Each week, I’ll be taking a look at a handful of players that have used the prior week to increase their draft stock, as well as some players who have been less than stellar, and may see their stock in free fall mode. We’ll take a look at the Top 5 of each!
Draft Stock: Going Up!
Kemba Walker, Uconn
– All Kemba’s done to this point in the season is lead all of college basketball in PPG (30.0) and lead his Huskies to a championship at the Maui Invitational, including two wins over Top 10 teams. He’s been the talk of college basketball early on, and if he continues to play at this level, he’ll likely be a top pick in June.
Jordan Williams, Maryland
– Williams is looking to build on a very solid freshman campaign, in which he started and contributed regularly, but was not a large part of the offense. As a sophomore, he represents the Terps primary scoring option and post presence, and has started off the year well, with double-doubles in 5 of his first 7 games.
Quincy Acy, Baylor
– While everyone talks about Perry Jones and LaceDarius Dunn, Acy has quietly been the rock for the Baylor Bears. Essentially a highlight reel waiting to happen, Acy has had racked up 3 double-doubles on the young season, and has looked like a legitimate force around the basket. He’s still raw, but appears poised to take serious steps forward this season and continue to raise his prospect status.
Jordan Hamilton, Texas
– Hamilton has been an offensive machine thus far for the Longhorns, scoring at least 19 points in all five contests thus far. He’s been incredibly efficient in all aspects of his game (52.5% from the field, 76.5% from the line, 46.4% from 3) and has given all indications that he could reach superstar status this year at Texas.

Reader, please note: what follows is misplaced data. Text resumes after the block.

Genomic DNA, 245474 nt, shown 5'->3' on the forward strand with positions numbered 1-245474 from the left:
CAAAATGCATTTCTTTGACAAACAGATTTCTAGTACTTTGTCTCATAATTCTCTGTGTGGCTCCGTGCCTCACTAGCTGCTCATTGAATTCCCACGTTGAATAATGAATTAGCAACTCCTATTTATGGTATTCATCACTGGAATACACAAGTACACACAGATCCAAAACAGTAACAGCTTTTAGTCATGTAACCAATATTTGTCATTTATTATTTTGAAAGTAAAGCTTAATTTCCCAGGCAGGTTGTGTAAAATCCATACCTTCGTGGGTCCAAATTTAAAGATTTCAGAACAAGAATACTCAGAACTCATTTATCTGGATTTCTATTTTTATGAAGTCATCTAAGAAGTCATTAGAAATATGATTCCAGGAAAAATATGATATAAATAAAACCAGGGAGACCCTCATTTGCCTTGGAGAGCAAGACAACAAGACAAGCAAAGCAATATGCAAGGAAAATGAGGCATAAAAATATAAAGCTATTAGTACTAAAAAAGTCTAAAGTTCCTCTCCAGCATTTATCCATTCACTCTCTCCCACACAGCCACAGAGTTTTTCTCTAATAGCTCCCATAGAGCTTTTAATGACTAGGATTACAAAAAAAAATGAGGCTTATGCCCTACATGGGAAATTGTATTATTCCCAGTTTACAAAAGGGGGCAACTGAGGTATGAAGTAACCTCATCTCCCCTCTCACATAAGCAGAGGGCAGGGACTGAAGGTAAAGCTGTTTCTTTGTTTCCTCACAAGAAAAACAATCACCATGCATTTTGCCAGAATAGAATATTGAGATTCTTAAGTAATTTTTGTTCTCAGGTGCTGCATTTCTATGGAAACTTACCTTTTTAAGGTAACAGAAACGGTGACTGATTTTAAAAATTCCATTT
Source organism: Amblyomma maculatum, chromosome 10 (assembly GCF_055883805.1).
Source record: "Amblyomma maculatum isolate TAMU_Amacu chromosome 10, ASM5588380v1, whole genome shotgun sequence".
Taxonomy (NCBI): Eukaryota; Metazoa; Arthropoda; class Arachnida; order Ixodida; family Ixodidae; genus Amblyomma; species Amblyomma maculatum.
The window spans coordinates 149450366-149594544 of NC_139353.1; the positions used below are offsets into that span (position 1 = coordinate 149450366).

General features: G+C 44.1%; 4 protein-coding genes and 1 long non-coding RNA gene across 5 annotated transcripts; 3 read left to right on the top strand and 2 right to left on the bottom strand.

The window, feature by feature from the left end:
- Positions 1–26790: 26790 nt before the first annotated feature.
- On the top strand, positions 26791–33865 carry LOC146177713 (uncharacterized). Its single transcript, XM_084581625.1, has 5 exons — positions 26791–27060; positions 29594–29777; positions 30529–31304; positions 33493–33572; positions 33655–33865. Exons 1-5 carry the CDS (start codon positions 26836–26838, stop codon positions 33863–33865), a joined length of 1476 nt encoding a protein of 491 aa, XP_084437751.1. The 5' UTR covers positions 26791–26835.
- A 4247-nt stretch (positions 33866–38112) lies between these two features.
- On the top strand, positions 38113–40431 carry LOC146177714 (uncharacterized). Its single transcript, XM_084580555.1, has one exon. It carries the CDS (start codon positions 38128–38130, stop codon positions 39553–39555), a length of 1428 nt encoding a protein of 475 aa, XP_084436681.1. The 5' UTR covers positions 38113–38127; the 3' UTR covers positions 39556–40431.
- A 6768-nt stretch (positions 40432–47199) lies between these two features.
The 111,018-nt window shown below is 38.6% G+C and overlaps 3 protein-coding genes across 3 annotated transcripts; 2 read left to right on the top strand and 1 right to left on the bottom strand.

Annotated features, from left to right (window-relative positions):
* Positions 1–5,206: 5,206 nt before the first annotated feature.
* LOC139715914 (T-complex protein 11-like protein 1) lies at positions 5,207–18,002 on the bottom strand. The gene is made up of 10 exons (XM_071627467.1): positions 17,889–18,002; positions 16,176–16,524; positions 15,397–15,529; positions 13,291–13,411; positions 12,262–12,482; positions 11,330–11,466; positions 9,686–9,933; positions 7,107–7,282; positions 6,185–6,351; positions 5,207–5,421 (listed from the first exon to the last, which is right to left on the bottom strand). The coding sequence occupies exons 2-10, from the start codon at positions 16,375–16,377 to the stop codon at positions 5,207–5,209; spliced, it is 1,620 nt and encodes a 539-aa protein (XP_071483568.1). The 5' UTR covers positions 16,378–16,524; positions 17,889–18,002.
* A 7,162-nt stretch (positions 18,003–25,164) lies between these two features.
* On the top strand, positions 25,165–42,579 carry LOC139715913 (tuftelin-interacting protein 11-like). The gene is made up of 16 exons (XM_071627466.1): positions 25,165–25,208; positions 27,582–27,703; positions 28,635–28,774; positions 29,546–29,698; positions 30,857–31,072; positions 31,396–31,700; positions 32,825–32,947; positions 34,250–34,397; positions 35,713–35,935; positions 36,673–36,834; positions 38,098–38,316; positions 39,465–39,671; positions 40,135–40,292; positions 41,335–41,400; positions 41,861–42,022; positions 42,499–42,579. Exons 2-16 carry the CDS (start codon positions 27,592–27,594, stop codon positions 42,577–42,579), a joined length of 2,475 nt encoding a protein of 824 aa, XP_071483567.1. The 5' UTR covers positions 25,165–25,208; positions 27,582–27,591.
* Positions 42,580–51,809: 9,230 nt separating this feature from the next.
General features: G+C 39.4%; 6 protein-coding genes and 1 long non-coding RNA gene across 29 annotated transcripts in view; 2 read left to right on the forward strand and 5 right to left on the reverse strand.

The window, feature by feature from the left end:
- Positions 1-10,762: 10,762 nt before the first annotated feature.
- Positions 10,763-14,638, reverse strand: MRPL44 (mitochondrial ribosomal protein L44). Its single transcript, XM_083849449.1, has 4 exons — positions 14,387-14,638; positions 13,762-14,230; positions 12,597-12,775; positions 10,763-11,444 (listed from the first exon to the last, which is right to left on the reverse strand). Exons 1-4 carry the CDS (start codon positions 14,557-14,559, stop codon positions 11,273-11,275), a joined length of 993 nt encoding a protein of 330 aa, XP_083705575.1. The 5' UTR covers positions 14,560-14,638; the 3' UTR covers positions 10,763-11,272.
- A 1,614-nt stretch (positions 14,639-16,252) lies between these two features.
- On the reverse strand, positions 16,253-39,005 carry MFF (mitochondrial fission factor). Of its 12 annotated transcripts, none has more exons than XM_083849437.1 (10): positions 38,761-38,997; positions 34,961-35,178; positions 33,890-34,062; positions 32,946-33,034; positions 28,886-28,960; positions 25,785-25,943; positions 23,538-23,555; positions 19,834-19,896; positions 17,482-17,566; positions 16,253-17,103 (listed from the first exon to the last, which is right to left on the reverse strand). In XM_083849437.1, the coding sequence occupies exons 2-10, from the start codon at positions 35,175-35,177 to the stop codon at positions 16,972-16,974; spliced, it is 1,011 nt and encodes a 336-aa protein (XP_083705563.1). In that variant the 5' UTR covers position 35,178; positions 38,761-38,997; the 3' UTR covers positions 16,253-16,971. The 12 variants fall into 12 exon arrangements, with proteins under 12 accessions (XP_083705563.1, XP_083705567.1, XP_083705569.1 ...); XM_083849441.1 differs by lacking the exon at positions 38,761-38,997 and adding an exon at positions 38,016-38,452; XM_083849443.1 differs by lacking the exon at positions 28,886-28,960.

Alex Oriakhi, Connecticut
– If Kemba Walker represents Batman, Oriakhi has played the role of Robin thus far for the Huskies. While Walker has been stealing the show, Oriakhi has quietly had at least 7 rebounds and 11 points in every contest. No slouch on the defensive end, he’s tossed in just under 2.5 blocks per game as well.
Draft Stock: Going Down!
Elias Harris, Gonzaga
– Harris was a potential first round pick this past June, but elected to return for his sophomore year to help the Zags and improve his draft status. That hasn’t happened to this point. His numbers are down in nearly every statistical category, and aside from a 19 point effort against Marquette, he’s been a virtual non-factor for the Zags this season.
Patric Young, Florida
– Young comes into the 2010-11 season as an interesting freshman prospect, but there hasn’t been anything interesting yet. He’s 7th on the team in minutes and points per game, and just doesn’t seem overly involved in Florida’s plans this season. Still plenty of long term potential here, but without an increase in minutes and touches, he’ll likely continue to be a bit of mystery for NBA draft scouts.
Fab Melo, Syracuse
– Like Young, Melo is a talented freshman, playing on a contending team, that can’t seem to get past the upper classmen on his team to shine. He’s done so little in the time he’s been given though, it’s tough to see his role increasing. Out of Syracuse players that have played in all 4 games, he’s last (10th out of 10) in points per game. In his most recent game, he played just 4 minutes.
Harrison Barnes, North Carolina
– Before anyone freaks out, let me say this: Barnes has not played poorly this season. In a much different situation that Young and Melo, Barnes has played pretty well, but not excellent. He’s the consensus #1 prospect in college basketball, so he must be held to a bit of a higher standard. UNC has struggled some this season, and in their 2 losses, Barnes went a combined 4-24 from the field. He’s shot just 37.3% from the field, and while he’s still the #1 prospect, he’ll need to step up his overall play if he hopes to keep that title all season.
Cory Joseph, Texas
– Another freshman many draft analysts are high on, Joseph hasn’t done much, despite playing over 30 minutes per game. While his 6.8/3.8/3.2 numbers are okay, just not earth shattering, the real reason he makes this list is his lack of efficiency: 32.4% from the field and 15.4% from 3 won’t get anyone at the next level excited.